The leaders of the Social Democrat, Left and Green parties submitted a motion to parliament on Friday demanding that gay marriage legislation is passed by 18th March.
A clear majority in parliament is in favour of gender-neutral marriage, with only one party – the Christian Democrats, one of the four governing parties – against. Prime Minister Fredrik Reinfeldt is a strong proponent of gay marriage, but the government cannot put forward a bill as long as the Christian Democrats block the idea.
“It is absurd for the Christian Democrats to get a veto,” said Mona Sahlin on Friday.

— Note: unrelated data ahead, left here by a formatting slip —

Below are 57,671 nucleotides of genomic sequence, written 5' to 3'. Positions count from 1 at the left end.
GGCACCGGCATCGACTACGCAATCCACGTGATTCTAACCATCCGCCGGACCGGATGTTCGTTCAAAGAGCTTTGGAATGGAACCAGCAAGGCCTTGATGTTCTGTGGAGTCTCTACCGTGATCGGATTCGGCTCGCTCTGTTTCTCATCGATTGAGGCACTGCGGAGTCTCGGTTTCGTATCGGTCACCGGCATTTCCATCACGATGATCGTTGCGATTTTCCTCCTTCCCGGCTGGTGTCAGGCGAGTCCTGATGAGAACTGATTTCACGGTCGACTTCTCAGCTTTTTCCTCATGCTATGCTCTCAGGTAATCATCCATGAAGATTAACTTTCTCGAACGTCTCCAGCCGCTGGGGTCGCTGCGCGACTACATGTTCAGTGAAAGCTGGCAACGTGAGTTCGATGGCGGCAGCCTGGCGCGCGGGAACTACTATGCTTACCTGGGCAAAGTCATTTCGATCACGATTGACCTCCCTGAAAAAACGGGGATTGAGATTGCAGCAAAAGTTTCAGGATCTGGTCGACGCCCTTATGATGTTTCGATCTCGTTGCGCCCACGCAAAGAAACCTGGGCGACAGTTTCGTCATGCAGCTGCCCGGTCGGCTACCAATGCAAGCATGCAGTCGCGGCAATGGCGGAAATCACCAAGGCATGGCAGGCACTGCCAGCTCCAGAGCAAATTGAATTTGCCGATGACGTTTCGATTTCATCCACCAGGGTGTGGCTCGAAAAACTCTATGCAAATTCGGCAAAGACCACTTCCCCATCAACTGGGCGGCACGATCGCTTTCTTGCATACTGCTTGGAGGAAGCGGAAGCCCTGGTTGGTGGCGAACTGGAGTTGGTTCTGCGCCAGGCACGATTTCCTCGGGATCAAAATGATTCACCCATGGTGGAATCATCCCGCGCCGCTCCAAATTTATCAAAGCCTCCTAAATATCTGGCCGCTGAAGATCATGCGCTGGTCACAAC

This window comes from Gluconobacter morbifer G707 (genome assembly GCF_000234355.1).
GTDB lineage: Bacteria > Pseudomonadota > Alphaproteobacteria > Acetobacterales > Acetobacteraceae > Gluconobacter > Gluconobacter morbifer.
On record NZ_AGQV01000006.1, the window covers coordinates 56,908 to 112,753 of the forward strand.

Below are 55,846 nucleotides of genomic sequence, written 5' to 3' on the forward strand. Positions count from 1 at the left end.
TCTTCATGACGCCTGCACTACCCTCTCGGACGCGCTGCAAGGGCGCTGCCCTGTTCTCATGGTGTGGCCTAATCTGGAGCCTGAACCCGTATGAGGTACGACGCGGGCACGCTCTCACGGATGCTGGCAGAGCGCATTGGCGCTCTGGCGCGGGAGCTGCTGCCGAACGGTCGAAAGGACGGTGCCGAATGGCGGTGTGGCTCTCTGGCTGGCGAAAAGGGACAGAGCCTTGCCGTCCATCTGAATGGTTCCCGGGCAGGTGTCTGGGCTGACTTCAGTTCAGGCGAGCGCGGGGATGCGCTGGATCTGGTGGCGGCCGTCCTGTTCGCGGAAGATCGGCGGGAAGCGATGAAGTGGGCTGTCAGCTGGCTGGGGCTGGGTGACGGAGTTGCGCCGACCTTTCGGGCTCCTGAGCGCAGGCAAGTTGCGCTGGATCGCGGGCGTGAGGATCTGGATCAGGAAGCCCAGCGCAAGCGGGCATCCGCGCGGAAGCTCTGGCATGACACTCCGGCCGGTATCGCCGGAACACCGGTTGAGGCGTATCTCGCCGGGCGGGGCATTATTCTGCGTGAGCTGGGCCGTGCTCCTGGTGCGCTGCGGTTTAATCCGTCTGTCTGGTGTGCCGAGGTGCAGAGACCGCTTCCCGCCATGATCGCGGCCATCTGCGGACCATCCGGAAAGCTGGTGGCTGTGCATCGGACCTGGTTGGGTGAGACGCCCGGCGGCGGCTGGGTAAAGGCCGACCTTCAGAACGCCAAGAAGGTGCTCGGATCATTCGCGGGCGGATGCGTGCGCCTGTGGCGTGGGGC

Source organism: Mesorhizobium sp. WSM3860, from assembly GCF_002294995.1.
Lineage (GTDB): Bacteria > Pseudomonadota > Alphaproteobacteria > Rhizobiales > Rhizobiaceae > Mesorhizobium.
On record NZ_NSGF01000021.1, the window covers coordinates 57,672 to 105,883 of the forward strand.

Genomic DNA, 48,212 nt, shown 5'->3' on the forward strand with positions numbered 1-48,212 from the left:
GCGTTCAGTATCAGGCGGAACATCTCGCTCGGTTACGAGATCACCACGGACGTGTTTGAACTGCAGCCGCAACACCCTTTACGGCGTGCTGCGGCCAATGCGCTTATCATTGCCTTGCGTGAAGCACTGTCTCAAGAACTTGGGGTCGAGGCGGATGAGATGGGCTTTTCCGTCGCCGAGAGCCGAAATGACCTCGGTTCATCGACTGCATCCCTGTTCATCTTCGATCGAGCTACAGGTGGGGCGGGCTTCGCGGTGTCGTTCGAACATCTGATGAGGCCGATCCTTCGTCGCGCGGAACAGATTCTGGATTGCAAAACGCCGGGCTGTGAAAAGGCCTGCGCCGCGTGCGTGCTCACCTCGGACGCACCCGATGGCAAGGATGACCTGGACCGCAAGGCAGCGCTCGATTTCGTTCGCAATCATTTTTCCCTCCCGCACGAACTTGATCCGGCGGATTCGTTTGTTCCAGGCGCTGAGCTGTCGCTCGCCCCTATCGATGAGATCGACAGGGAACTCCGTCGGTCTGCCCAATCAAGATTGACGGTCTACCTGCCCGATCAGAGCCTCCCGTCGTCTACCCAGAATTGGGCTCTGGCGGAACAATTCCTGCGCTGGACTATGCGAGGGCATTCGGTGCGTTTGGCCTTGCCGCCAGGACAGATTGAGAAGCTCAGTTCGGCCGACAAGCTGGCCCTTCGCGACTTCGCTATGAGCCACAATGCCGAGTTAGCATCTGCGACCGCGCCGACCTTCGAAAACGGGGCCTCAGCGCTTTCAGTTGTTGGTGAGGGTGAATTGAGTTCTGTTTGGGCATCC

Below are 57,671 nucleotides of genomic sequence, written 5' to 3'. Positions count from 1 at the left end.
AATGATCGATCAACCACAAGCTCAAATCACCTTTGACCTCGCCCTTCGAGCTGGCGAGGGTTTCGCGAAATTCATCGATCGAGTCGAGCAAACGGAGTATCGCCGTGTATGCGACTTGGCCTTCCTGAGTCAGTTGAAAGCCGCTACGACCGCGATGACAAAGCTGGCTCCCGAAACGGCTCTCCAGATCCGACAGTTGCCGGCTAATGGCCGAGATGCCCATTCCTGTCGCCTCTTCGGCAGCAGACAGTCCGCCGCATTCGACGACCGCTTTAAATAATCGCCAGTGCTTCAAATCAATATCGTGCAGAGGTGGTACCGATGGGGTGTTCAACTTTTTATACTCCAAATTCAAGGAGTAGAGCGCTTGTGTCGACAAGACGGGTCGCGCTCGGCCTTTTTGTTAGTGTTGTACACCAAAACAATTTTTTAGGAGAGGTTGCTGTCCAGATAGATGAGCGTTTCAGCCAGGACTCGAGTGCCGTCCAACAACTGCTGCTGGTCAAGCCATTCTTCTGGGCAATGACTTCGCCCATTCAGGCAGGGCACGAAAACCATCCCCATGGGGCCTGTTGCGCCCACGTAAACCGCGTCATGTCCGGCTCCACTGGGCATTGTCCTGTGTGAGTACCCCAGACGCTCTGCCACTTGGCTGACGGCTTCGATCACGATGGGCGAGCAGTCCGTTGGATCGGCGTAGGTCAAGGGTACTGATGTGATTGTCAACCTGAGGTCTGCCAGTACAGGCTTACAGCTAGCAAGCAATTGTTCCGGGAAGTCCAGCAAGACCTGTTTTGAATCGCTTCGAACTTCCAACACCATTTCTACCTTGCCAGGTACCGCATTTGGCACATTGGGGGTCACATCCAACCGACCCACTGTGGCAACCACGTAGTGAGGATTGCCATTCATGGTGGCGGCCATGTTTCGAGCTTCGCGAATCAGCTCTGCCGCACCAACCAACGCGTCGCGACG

The government has put a proposal out for consultation, but the time for consultation has been set at ten months, an unusually long time. Sahlin said this was a way of sinking the law.
“It’s not such a difficult question,” she said, contrasting the short time taken to pass changes to the benefits system.
Green Party spokesman Peter Eriksson said he hoped government MPs would have the courage to vote with the opposition.
“Only four MPs need to join in order for there to be a majority. [Liberal MP] Birgitta Ohlsson and [Centre Party MP] Fredrick Federley just need to bring one more each,” he said.
The motion is the first joint proposal made by the three opposition parties, but there could be more.
“It would be strange if we couldn’t unite on more proposals,” said Left Party leader Lars Ohly.
The three party leaders are continuing to meet regularly, they said.